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Every piece


September.


is essential E


ssential Pieces, a Lutheran Family Services of Virginia program, opened a “huge window” for Shelley Drago and her son, Camdyn, 4, diagnosed with autism last


Named for the pieces of a puzzle, it “[puts] the pieces together for the sake of our children,” said James H. Utt, a pastor of Grace Lutheran Church, Winchester, Va., where the program began in 2008. Today, Essential Pieces offers eight-week evening sessions that connect parents of autistic children with community resources and professionals (www.lfsva.org/ programs_services/essential_pieces). It helps parents become proactive in accessing occupational and physical therapy, vocational rehabilitation, advocacy in schools, sign language, diet, music and even horsemanship. While their parents are learning, children with autism and their siblings play games and sing songs in a social group. Camdyn loves to go and meet new friends, Drago said. Calling Essential Pieces “wonderful,” she added, “And it’s free for parents. It’s the best organization I’ve been a part of. If the children are happy, that’s everything.” Autism spectrum disorders, caused by brain abnormal-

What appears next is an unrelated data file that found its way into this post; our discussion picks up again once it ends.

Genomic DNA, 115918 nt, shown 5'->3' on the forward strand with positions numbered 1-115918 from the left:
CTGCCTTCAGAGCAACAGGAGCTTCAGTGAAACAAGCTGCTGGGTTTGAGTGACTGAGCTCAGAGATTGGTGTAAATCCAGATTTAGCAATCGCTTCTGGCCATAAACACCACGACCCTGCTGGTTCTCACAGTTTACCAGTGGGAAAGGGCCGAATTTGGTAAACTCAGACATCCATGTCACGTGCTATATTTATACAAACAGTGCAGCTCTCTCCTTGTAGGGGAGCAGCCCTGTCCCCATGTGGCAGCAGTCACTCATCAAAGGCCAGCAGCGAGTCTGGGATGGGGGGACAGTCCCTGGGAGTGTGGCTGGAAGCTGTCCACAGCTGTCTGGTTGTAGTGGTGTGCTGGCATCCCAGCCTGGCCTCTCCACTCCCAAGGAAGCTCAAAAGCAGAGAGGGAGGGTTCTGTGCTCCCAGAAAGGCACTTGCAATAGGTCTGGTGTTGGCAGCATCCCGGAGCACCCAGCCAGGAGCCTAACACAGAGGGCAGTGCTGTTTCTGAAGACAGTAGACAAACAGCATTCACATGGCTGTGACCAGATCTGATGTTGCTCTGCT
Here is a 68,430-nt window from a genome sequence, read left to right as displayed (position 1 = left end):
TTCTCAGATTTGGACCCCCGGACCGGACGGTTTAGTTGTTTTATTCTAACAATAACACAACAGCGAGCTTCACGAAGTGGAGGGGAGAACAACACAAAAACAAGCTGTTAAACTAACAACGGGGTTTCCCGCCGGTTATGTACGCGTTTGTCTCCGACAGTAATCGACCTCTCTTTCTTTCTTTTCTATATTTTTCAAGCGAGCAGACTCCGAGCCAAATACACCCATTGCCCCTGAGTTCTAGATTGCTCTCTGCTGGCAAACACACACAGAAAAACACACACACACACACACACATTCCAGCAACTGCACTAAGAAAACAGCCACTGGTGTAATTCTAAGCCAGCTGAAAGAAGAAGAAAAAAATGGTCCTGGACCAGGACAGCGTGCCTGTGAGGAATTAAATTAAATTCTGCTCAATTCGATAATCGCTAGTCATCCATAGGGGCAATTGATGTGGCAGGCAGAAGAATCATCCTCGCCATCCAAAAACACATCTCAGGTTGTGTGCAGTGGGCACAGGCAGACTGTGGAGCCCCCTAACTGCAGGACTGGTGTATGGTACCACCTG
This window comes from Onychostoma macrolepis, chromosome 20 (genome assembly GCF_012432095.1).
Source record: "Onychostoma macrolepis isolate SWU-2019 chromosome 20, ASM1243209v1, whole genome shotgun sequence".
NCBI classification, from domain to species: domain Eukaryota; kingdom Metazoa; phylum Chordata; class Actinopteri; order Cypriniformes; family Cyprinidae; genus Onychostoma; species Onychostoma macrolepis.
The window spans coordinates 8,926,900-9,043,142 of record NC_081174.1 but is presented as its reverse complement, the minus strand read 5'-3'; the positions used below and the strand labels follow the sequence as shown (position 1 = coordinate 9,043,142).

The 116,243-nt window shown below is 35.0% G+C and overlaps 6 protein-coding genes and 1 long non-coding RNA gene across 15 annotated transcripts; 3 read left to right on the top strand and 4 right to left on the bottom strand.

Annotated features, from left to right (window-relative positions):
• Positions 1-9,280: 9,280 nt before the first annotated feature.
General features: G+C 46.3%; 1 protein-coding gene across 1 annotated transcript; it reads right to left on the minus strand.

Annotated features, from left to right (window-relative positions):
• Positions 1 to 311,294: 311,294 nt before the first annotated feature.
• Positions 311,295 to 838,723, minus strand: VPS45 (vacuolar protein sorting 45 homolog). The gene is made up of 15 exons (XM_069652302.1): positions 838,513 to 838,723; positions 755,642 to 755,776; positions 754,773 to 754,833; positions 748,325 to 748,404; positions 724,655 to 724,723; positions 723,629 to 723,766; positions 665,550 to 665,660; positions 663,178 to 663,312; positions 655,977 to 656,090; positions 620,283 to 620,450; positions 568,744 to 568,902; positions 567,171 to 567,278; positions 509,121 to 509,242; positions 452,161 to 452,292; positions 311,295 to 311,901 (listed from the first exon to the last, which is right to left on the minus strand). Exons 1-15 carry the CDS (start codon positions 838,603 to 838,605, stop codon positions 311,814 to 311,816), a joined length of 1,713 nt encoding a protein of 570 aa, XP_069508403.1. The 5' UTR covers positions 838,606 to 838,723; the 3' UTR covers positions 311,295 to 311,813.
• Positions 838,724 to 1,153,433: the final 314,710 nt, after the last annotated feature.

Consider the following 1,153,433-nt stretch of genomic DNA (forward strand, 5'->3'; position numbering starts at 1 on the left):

Seeing the need


It all began in 2008 when Utt’s daughter, speech therapist Emily Thomas, sought ways to cope with the needs of her son, Reeve, then 5. Lutheran Family Services of Virginia had an office at Grace, so she turned to the agency for help with creating Essential Pieces.


Funding to start the program came from a small grant from a local United Way and a $60,000 three-year grant from the ELCA Foundation’s Lutheran Services for Children Endowment, said Cassie Phipps, LFS director of community-based services. Additionally, Shenandoah University, Winchester, provides interns who help staff the program and gain the experience they need to enter careers related to autism support.


When 70 parents and 27 children showed up for the Kegley is The Lutheran’s correspondent for the Virginia Synod. 16 The Lutheran • www.thelutheran.org


Virginia Lutherans help families puzzle out autism resources By George Kegley


ities, have become more prevalent in the last decade. The Centers for Disease Control and Prevention estimates 1 in 88 children has been identified with an autism. Utt said Essential Pieces gives parents a break and is a way the congregation can be a welcoming, safe place for families who have children with special needs.


MANUELA CALLIS/LUTHERAN FAMILY SERVICES OF VIRGINIA


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